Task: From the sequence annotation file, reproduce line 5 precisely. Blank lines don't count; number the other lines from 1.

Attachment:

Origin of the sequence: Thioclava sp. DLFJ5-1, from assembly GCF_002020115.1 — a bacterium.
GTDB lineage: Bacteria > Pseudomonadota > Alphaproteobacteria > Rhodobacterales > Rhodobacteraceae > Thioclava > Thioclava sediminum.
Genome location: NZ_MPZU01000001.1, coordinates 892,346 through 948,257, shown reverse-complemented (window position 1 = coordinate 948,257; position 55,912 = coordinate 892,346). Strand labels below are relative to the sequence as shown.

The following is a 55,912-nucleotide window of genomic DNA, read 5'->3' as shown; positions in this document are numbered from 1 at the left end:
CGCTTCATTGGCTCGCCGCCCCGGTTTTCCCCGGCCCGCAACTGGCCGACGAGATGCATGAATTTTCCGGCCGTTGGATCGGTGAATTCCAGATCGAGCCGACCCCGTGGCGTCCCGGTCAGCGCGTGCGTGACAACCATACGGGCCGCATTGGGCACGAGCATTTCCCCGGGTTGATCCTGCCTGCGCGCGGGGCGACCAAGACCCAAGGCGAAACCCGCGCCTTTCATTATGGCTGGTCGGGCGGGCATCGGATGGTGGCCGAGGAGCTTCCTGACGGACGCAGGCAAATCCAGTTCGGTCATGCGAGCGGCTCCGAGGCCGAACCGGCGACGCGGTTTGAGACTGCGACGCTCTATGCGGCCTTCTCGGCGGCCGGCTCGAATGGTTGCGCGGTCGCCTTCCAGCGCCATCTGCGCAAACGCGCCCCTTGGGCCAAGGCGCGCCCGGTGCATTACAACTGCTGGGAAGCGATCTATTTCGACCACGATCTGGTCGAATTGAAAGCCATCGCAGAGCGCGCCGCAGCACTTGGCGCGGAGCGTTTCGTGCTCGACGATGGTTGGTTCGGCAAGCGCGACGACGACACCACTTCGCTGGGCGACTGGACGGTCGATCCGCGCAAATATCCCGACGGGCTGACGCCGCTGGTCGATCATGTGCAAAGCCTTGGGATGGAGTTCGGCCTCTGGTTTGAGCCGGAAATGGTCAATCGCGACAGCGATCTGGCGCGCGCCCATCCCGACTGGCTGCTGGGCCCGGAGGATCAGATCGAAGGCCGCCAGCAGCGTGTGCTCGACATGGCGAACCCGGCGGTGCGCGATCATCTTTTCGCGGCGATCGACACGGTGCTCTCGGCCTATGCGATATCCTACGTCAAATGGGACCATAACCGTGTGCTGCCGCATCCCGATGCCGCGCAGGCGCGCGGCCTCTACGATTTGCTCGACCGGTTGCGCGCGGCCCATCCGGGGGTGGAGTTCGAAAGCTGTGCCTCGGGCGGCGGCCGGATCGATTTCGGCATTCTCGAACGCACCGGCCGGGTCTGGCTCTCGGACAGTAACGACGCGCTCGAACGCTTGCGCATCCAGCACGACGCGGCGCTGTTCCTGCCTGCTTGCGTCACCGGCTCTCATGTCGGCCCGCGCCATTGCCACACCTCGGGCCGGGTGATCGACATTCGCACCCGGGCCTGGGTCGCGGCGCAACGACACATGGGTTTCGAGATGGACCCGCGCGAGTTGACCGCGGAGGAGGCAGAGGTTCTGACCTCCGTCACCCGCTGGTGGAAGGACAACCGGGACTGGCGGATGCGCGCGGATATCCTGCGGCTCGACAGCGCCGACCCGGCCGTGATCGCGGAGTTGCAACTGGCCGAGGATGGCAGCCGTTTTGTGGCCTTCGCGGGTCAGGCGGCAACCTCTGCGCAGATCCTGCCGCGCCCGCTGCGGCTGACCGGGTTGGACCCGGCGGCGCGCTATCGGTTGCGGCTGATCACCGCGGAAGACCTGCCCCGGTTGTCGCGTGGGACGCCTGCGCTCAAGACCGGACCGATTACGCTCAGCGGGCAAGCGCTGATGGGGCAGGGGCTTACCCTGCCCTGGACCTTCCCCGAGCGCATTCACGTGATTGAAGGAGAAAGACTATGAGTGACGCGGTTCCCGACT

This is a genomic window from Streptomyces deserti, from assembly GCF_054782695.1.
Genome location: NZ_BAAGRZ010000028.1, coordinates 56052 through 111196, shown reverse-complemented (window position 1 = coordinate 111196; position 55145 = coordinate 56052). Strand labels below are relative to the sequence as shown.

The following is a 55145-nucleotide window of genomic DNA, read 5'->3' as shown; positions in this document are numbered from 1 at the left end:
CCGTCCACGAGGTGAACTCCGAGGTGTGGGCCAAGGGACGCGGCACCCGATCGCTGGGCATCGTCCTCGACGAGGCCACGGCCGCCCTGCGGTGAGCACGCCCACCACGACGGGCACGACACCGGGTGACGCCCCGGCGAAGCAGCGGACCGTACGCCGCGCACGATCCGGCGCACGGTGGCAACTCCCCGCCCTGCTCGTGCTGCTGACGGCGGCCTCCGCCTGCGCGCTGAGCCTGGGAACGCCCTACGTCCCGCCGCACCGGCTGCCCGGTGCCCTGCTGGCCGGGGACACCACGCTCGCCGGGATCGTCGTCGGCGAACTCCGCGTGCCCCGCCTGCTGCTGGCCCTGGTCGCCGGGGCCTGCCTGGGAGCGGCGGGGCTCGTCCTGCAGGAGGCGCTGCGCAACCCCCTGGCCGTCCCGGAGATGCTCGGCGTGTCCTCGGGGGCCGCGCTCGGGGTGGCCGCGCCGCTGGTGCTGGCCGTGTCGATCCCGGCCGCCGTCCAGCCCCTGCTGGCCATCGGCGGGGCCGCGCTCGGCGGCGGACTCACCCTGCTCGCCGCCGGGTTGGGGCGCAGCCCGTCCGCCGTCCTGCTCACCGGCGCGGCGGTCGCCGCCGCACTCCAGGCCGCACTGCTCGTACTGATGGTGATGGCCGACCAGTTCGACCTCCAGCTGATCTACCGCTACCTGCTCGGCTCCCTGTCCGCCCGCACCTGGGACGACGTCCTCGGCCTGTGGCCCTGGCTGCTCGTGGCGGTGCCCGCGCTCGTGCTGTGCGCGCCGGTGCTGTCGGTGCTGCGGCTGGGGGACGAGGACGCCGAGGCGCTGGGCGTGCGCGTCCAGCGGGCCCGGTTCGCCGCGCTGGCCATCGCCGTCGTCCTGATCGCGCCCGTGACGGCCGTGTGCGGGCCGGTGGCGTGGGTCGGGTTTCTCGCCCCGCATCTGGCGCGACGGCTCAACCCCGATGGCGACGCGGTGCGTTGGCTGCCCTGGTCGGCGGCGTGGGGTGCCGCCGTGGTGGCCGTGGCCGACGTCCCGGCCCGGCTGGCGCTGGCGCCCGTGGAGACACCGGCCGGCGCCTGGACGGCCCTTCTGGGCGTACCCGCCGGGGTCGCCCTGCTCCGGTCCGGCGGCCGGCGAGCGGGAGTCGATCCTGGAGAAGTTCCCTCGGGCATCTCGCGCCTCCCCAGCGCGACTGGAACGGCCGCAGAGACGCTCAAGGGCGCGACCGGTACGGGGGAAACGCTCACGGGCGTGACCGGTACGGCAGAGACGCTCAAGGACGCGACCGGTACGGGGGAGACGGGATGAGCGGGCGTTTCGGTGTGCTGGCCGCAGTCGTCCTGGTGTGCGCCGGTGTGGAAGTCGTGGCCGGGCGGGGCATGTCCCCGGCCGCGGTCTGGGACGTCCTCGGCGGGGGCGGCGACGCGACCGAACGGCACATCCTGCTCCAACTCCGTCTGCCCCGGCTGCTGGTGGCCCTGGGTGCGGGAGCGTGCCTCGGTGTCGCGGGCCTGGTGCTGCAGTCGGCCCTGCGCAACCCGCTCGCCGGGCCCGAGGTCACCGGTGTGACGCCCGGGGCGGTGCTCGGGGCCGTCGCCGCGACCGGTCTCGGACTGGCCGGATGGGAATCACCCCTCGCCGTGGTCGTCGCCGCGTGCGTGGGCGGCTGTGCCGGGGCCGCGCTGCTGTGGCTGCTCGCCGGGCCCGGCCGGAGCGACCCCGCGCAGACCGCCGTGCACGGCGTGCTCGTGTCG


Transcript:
CGCTTCATTGGCTCGCCGCCCCGGTTTTCCCCGGCCCGCAACTGGCCGACGAGATGCATGAATTTTCCGGCCGTTGGATCGGTGAATTCCAGATCGAGCCGACCCCGTGGCGTCCCGGTCAGCGCGTGCGTGACAACCATACGGGCCGCATTGGGCACGAGCATTTCCCCGGGTTGATCCTGCCTGCGCGCGGGGCGACCAAGACCCAAGGCGAAACCCGCGCCTTTCATTATGGCTGGTCGGGCGGGCATCGGATGGTGGCCGAGGAGCTTCCTGACGGACGCAGGCAAATCCAGTTCGGTCATGCGAGCGGCTCCGAGGCCGAACCGGCGACGCGGTTTGAGACTGCGACGCTCTATGCGGCCTTCTCGGCGGCCGGCTCGAATGGTTGCGCGGTCGCCTTCCAGCGCCATCTGCGCAAACGCGCCCCTTGGGCCAAGGCGCGCCCGGTGCATTACAACTGCTGGGAAGCGATCTATTTCGACCACGATCTGGTCGAATTGAAAGCCATCGCAGAGCGCGCCGCAGCACTTGGCGCGGAGCGTTTCGTGCTCGACGATGGTTGGTTCGGCAAGCGCGACGACGACACCACTTCGCTGGGCGACTGGACGGTCGATCCGCGCAAATATCCCGACGGGCTGACGCCGCTGGTCGATCATGTGCAAAGCCTTGGGATGGAGTTCGGCCTCTGGTTTGAGCCGGAAATGGTCAATCGCGACAGCGATCTGGCGCGCGCCCATCCCGACTGGCTGCTGGGCCCGGAGGATCAGATCGAAGGCCGCCAGCAGCGTGTGCTCGACATGGCGAACCCGGCGGTGCGCGATCATCTTTTCGCGGCGATCGACACGGTGCTCTCGGCCTATGCGATATCCTACGTCAAATGGGACCATAACCGTGTGCTGCCGCATCCCGATGCCGCGCAGGCGCGCGGCCTCTACGATTTGCTCGACCGGTTGCGCGCGGCCCATCCGGGGGTGGAGTTCGAAAGCTGTGCCTCGGGCGGCGGCCGGATCGATTTCGGCATTCTCGAACGCACCGGCCGGGTCTGGCTCTCGGACAGTAACGACGCGCTCGAACGCTTGCGCATCCAGCACGACGCGGCGCTGTTCCTGCCTGCTTGCGTCACCGGCTCTCATGTCGGCCCGCGCCATTGCCACACCTCGGGCCGGGTGATCGACATTCGCACCCGGGCCTGGGTCGCGGCGCAACGACACATGGGTTTCGAGATGGACCCGCGCGAGTTGACCGCGGAGGAGGCAGAGGTTCTGACCTCCGTCACCCGCTGGTGGAAGGACAACCGGGACTGGCGGATGCGCGCGGATATCCTGCGGCTCGACAGCGCCGACCCGGCCGTGATCGCGGAGTTGCAACTGGCCGAGGATGGCAGCCGTTTTGTGGCCTTCGCGGGTCAGGCGGCAACCTCTGCGCAGATCCTGCCGCGCCCGCTGCGGCTGACCGGGTTGGACCCGGCGGCGCGCTATCGGTTGCGGCTGATCACCGCGGAAGACCTGCCCCGGTTGTCGCGTGGGACGCCTGCGCTCAAGACCGGACCGATTACGCTCAGCGGGCAAGCGCTGATGGGGCAGGGGCTTACCCTGCCCTGGACCTTCCCCGAGCGCATTCACGTGATTGAAGGAGAAAGACTATGAGTGACGCGGTTCCCGACT